Court Reversed Arbitration Award to Reinstate a Discharged Manager for Misappropriation of Funds
In Pennsylvania Liquor Control Board v. Independent State Stores Union (ISSU), 520 Pa. 266, 553 A.2d 948 (1989), a general manager for the Pennsylvania Liquor Control Board (LCB) misappropriated funds and falsified business records.
The collective bargaining agreement (CBA) in that case provided that the employer could not take any disciplinary action against a manager without just cause.
In addition, the employer's work rules set forth a class of offenses that could provide just cause for immediate dismissal, including the theft of Commonwealth property.
In vacating the arbitration award reinstating the discharged manager, our Supreme Court opined:
The LCB, pursuant to its distributional function, has responsibility for enormous inventories of merchandise and vast amounts of money resulting from sales.
It is equally obvious that the LCB, given its legal responsibilities, must be able to maintain honesty and integrity on the part of its employees who have ready access to its wares and revenues.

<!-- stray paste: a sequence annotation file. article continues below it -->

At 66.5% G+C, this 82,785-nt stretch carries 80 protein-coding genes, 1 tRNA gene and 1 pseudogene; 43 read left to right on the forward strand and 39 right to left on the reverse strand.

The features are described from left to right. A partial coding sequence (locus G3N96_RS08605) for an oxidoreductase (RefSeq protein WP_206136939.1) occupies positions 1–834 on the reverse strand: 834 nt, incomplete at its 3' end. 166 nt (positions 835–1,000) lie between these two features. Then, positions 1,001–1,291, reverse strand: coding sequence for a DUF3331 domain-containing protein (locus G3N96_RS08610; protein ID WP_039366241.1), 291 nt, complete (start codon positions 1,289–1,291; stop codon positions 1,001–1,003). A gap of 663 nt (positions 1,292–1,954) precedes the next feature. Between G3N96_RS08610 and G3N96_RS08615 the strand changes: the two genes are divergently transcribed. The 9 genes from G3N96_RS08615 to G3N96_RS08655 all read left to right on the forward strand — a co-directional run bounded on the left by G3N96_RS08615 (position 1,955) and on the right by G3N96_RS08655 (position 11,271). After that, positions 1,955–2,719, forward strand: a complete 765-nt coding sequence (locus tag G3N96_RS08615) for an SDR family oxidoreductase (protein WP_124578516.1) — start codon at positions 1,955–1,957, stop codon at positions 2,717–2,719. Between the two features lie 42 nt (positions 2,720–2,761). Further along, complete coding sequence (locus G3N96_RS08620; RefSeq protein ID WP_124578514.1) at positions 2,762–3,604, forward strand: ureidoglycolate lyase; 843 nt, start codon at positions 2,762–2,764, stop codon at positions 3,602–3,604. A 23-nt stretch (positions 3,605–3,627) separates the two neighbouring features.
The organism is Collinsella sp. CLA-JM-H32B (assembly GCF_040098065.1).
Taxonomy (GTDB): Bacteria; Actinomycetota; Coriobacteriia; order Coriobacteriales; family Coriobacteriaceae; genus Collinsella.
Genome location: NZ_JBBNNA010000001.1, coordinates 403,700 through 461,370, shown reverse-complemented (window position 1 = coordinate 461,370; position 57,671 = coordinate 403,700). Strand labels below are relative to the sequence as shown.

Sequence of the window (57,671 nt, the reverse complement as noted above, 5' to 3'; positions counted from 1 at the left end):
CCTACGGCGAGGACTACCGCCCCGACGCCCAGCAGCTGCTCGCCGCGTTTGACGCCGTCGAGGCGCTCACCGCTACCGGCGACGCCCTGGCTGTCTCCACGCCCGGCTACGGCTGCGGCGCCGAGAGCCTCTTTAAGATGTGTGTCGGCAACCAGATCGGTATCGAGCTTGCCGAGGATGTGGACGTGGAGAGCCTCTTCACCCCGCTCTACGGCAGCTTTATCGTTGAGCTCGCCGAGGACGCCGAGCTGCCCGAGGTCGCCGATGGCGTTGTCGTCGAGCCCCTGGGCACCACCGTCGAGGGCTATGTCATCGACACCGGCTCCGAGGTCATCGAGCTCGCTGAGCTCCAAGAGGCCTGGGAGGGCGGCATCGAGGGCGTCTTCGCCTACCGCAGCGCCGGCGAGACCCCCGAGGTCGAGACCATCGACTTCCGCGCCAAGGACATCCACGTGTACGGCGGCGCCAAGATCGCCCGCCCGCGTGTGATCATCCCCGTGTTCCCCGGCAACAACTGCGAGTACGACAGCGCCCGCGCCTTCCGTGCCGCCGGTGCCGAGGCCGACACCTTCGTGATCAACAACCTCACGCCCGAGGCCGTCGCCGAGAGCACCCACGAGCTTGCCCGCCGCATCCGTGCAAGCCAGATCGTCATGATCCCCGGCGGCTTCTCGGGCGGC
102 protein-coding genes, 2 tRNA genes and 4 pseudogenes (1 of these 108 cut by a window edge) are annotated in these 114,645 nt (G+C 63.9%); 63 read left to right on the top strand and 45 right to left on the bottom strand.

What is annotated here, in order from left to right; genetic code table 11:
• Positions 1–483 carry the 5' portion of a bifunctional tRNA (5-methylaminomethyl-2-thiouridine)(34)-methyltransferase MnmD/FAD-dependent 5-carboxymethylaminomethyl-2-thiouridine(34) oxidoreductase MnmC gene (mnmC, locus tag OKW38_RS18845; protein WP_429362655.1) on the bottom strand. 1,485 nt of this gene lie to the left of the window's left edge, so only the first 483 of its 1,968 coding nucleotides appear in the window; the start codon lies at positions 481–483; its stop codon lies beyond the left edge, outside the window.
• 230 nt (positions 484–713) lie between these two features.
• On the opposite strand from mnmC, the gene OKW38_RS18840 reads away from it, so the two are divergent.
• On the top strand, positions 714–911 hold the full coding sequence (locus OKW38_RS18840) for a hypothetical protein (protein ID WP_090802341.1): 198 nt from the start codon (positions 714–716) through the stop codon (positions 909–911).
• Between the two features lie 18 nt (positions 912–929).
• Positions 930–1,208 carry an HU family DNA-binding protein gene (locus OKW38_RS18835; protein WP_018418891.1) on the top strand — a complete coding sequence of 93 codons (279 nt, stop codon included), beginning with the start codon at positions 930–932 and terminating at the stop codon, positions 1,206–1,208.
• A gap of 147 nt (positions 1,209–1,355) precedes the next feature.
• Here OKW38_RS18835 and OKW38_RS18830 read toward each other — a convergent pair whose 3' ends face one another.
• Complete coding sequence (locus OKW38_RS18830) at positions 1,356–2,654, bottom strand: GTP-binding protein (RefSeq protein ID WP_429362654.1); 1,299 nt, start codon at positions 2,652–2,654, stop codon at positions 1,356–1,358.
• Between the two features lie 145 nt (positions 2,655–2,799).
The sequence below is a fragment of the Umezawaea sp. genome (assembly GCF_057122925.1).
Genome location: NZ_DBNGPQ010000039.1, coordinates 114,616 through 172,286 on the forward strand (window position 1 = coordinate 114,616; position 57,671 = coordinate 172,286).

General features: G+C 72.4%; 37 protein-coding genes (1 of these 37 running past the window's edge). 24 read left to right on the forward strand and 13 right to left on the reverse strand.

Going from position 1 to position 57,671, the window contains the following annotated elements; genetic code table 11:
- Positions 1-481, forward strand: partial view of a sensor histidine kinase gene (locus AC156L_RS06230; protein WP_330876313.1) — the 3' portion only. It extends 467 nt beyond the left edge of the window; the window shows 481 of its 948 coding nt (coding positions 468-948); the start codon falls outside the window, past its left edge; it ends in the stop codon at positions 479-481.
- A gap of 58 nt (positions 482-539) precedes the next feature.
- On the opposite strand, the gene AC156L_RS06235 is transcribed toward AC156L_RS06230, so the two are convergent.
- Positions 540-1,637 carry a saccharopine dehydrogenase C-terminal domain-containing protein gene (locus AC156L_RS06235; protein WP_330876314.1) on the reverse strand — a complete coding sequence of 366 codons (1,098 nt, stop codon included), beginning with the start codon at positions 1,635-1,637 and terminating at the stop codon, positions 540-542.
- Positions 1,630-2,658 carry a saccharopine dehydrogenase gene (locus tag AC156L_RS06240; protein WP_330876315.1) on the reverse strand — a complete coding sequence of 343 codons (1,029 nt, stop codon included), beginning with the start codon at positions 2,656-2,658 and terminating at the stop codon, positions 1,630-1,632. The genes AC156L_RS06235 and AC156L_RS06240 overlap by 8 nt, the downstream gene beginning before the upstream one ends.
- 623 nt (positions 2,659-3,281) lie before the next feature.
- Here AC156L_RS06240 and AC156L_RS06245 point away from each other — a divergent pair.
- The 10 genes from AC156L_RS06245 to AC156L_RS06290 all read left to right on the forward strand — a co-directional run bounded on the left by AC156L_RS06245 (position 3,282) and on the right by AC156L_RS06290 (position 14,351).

To that end, the power of the LCB to discharge any employee who is proven to have stolen property from the agency is one of unquestionable importance and presumptively retained by management.
We find nothing in the labor agreement here involved or any circumstance to suggest that the LCB had "bargained away" its power to discharge a proven thief; and it would be "manifestly unreasonable" to conclude that the agency intended to do so.
In this connection, it should be recognized that a governmental agency does not have the freedom of a private enterprise to relinquish powers inherently essential to the proper discharge of its function. 520 Pa. at 277-78, 553 A.2d at 953-54.
The Supreme Court reinstated the discharge of a liquor store manager who had falsified store records and misappropriated funds.
In doing so, the court noted the absence of anything in the CBA "to suggest that the LCB had 'bargained away' its power to discharge a proven thief; and it would be 'manifestly unreasonable' to conclude that the agency intended to do so." 520 Pa. at 277, 553 A.2d at 953-54.
The court further opined:
If an agency of the Commonwealth entered into an agreement, which expressly excluded conduct by an employee, of the nature herein, from the definition of "just cause" for discharging that employee, its validity would at best be questionable.
It should be recognized that a governmental agency does not have the freedom of a private enterprise to relinquish powers inherently essential to the proper discharge of its function. Id. at 276, 277-78, 553 A.2d at 953, 954.